The aerobic process is vital to human metabolism as well as animals. It produces ATP most efficiently and in high quantity. This is the fuel source for endurance running.
Substrate in use
Mostly carbohydrates and lipids (potentially protides)
Time to action
It is triggered after 3.5 seconds in trained adults at full yield and 2 to 3 seconds for a child. This cardiorespiratory evolution does not depend much on the anaerobic process and it explains the maximal aerobic power in children doing sport. It can go even beyond VMA100 to 130% in short series of 5, 10 to 15 seconds.
It is lower than the anaerobic process and depending on our individual capacity to bring oxygen to our muscle cells. The higher the volume is, the more intense the physical effort will be. When all the oxygen in the muscles is used up, an athlete is said to have reached his maximal aerobic power (PMA) or VO2 Max (the highest rate of oxygen consumption attainable during maximal or exhaustive exercise) or VMA (maximal aerobic speed). However, an athlete that has reached his PMA can intensify his effort further. As he runs out of oxygen, his metabolism will go back to the anaerobic process, which will cause an increase of the lactate rate like for example in the final sprint of a 1500-metre run. Once finished the exercise, the accumulation of “waste” and necessary synthesis of “fresh” substrates such as carbohydrates and lipids will stimulate high volumes of oxygen uptake. We can say the metabolism will repay an oxygen “debt” when recovering from all-out effort. The more intense the effort, the heavier the burden of the debt.
Much better than the anaerobic process. The aerobic process can fuel long-lasting muscle contraction thanks to a low consumption of varied substrates such as glycogen, fatty acids and organic proteins and only exhausts CO2, heat and sweat.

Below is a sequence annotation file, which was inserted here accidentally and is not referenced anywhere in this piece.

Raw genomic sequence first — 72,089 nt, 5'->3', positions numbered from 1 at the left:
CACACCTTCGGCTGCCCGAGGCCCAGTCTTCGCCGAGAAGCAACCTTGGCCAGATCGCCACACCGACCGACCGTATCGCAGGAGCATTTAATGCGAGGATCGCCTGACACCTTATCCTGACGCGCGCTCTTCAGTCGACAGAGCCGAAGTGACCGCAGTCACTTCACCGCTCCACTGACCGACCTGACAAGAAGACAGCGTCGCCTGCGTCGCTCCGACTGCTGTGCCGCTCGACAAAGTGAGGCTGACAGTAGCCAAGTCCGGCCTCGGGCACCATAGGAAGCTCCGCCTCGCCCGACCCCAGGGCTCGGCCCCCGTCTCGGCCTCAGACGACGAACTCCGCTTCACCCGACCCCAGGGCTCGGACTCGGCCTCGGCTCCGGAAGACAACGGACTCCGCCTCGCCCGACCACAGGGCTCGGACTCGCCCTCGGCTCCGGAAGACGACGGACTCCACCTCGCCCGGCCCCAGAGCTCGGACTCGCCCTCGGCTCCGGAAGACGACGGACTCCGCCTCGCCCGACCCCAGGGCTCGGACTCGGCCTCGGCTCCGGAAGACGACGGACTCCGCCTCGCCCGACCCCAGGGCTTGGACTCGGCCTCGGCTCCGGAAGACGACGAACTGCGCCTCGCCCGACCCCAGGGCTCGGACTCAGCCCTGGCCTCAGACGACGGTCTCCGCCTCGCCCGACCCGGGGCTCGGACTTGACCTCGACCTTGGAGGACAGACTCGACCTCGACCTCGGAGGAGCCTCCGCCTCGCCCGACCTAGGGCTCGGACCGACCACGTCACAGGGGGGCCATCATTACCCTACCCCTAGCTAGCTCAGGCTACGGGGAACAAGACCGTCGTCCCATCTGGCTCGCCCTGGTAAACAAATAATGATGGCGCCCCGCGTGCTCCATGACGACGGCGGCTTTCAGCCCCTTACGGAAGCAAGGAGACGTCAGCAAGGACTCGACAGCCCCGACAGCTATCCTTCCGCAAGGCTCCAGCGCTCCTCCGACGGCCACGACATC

This is not an endless process. The closer we are to the aerobic critical threshold i.e. VMA 100%, the higher the blood lactate rate will be and therefore we will struggle to sustain our effort. A top athlete can hardly keep at VMA 100% more than 7 seconds. If we lower the intensity to VMA 80 or 90%, we can sustain the effort longer. This capability to sustain an effort at high PMA for a long time is key to optimize the aerobic process.
The aerobic exercises stimulate all breathing functions, especially the circulatory system for the muscles to be fuelled with oxygen. They play a major role in our well-being, help eliminate “waste” due to muscle contraction, supply the necessary substrates and also optimize energy processes. This is undeniably a must to warm up your body.
Actually, we can compare these three processes with energy “tanks”: great capacity for the aerobic process, medium and low for the lactate and non-lactate anaerobic processes. They supply the muscles with energy flowing at different rates (pipe diameter) and triggered at different times (pipe length). The diameter being the power, the tank size being the endurance to fuel the muscles.
ATP is like a battery. All-out effort burns all its energy within seconds. This is why the metabolism needs to synthesize it continuously. The possibility for each process to synthesize most of the ATP depends on the exercise. On the one hand, we have intense efforts during a short period of time whereby ATP comes from the non-lactate aerobic process. On the other hand, long-lasting efforts of lower intensity mostly covered by the aerobic process. The lactate anaerobic process being in between, most of the ATP is used in a 400 or 800-metre run.